A bittersweet drink

Imposing an excise tax on refined sugars could be the solution to Canada’s growing health problems

Whether we acknowledge it or not, Canada has a weight problem. Obesity and diabetes (particularly among youth) are on the rise, as are the associated health costs. Perhaps it is time to shift our perception of this issue from a failing of personal responsibility to a failing of government policy. There are, of course, many different strategies the government could pursue in tackling the nation’s growing health problems; however, today’s inquiry concerns the taxation of added, refined sugars in products such as pop and candy.

To explain, I’d like to draw an analogy between the effects tobacco taxes have had on lung cancer rates and the potential effects that a tax on refined sugars could have on obesity, diabetes and other health issues. According to the World Health Organization, a 10 per cent increase in tobacco prices will reduce consumption by about four per cent in high-income countries. Even if a sugar tax does not have a significant effect on sugar consumption, it would still raise revenue to help fund the ever increasing health-care costs associated with its consumption.

A 2016 Senate Report recommended taxing sugary drinks. The report also proposed banning advertisements for food and drinks directed at children, and subsidizing healthier food options. Gill Hill/Argosy

In spite of the pressing need for action, the suggestion has garnered few supporters on either side of the aisle. Often dismissed by the right as a government overreach that would lead to even more bureaucracy and dismissed by the left as a regressive tax that would further burden those already struggling to get by. With this being the anticipated objections, I will attempt to address both.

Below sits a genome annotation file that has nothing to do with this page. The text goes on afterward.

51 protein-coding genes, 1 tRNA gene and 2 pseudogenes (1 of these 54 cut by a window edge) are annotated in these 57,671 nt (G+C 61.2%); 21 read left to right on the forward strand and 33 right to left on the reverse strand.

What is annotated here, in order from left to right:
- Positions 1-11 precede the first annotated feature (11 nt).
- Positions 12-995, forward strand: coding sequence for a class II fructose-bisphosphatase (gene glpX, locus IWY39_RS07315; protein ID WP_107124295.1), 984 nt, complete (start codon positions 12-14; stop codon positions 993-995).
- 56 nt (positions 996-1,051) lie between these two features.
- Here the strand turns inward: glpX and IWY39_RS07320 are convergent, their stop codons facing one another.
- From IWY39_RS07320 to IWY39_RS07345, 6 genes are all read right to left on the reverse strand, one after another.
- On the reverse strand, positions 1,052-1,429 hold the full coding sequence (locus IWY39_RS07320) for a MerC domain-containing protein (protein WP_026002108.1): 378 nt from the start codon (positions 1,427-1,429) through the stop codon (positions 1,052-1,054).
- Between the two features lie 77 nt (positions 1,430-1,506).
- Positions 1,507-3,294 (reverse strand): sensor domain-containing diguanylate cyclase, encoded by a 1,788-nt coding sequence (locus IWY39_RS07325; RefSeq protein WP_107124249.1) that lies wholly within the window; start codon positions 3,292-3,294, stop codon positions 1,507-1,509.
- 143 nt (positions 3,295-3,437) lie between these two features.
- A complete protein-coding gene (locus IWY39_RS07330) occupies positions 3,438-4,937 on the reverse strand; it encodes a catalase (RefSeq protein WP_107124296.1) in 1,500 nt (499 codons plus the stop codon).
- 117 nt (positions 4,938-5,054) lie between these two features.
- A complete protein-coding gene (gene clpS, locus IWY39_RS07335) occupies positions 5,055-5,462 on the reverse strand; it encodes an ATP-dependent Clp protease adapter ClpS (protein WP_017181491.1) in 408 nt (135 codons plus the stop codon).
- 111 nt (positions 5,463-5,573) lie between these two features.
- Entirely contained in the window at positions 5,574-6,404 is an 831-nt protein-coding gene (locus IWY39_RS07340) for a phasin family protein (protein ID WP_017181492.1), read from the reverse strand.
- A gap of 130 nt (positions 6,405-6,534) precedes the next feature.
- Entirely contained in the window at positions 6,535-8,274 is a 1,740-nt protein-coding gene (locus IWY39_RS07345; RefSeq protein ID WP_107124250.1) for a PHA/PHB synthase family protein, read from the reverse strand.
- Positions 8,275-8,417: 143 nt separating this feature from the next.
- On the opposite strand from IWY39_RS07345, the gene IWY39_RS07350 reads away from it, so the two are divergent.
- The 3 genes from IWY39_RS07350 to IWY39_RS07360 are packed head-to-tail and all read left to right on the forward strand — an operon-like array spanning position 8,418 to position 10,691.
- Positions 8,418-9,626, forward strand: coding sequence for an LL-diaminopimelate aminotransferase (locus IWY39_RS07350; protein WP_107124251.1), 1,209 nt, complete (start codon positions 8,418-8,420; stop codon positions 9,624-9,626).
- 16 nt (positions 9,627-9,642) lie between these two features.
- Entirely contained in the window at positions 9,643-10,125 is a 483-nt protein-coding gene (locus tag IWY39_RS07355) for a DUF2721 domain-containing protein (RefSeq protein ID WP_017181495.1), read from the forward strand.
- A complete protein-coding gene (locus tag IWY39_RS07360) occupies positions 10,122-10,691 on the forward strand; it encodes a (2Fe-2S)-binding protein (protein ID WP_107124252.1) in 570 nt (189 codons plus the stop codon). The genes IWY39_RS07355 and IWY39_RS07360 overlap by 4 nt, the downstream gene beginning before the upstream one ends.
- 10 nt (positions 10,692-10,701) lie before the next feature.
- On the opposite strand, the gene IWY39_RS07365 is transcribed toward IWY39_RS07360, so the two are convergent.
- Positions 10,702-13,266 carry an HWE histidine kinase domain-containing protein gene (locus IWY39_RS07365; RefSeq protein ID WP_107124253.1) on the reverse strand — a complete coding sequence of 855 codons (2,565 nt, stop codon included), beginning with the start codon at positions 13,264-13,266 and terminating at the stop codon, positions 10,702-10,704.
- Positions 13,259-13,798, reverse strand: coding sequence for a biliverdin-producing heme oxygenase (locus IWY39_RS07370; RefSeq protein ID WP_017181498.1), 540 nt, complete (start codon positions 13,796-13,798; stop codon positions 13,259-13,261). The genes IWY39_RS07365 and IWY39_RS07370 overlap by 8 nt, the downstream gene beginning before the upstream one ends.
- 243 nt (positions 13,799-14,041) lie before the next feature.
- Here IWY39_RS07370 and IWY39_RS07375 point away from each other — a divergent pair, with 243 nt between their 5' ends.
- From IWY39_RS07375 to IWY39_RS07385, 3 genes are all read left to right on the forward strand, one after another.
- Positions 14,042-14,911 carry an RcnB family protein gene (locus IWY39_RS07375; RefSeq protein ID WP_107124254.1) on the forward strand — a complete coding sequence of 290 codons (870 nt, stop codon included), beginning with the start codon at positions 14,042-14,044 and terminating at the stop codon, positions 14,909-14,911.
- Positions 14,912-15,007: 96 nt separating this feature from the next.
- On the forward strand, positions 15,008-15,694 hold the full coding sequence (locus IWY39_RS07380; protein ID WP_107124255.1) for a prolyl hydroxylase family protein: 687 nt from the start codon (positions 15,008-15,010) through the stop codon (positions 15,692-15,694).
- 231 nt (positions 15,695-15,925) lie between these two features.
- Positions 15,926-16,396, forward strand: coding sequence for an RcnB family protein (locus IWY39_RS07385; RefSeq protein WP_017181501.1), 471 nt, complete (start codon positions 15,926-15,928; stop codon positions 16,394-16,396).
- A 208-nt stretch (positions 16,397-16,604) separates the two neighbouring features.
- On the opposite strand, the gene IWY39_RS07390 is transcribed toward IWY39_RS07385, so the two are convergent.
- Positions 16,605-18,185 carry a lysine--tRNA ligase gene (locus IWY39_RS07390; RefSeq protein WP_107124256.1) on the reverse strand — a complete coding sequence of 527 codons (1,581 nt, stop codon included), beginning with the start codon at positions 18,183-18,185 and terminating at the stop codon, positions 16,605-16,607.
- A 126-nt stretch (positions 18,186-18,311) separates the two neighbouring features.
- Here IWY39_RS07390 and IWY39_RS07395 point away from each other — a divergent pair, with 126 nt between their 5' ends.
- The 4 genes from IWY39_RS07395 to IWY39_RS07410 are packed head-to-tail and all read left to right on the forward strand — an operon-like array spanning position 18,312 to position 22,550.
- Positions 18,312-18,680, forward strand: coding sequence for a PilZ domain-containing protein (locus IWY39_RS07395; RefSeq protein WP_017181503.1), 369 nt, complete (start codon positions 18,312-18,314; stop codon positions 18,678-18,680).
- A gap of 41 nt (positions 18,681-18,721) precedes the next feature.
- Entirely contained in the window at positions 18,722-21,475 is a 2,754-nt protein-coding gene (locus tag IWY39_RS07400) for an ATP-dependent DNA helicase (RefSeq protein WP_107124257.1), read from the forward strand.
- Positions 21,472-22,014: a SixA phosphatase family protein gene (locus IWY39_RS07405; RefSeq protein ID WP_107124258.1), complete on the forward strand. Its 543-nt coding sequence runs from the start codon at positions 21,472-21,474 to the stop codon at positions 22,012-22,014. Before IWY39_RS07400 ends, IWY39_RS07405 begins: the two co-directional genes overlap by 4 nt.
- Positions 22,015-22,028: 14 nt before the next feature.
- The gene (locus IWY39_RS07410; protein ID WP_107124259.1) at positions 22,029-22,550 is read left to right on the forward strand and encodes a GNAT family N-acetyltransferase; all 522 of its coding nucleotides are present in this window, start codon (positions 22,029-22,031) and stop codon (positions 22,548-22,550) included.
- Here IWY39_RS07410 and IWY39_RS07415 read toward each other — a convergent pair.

Let us begin with the conservative argument. The government oversight of nutritional information is already in place; as such it would likely not require a significant increase in bureaucracy to apply a tax on to those producers. Even if, for the sake of debate, it is conceded that you indeed are not your brother’s keeper – and neither you nor your government should be responsible for the dietary choices and health of others –  If we are to have a public health-care system, the public’s health would still very much be the business of the government and, by extension, you. Let us not ignore that the logical progression of this argument would be the removal of the deterrent taxes on tobacco and alcohol as well.

Now, to the argument I suspect the majority of dissenters hold: “The consumption of these items and the health problems associated disproportionately affect lower-income people, and as such any taxes levied will also disproportionately affect lower income people.” This, of course, assumes said consumption would not change, which is not very likely the case. As most any study (as well as common sense) will show, lower-income people are highly price-sensitive in purchasing decisions, so it seems reasonable to suggest said consumers would choose healthier alternatives if they became relatively less expensive. Further, the tax revenue from this policy could be used to directly subsidize or otherwise invest in the production of healthier options, further driving down the cost of healthy eating, and (at the risk of sounding like a “capitalist douchebro”) the increased demand would likely drive private investment toward health food producers.

I expect a great deal of remaining criticism rests on the grounds that health is a complicated, multi-faceted problem; a tax on sugars will do next to nothing to educate the public on living healthy lifestyles. Be careful not to make the good the enemy of the great. Obviously, a tax is not a comprehensive solution, but it is a step in the right direction, one of many (including better health education) that can reduce the health problems in Canada. A tax on refined sugar will not resolve these problems, but it could help to reduce their dominion, and for that it warrants at least some serious consideration.

David Arsenault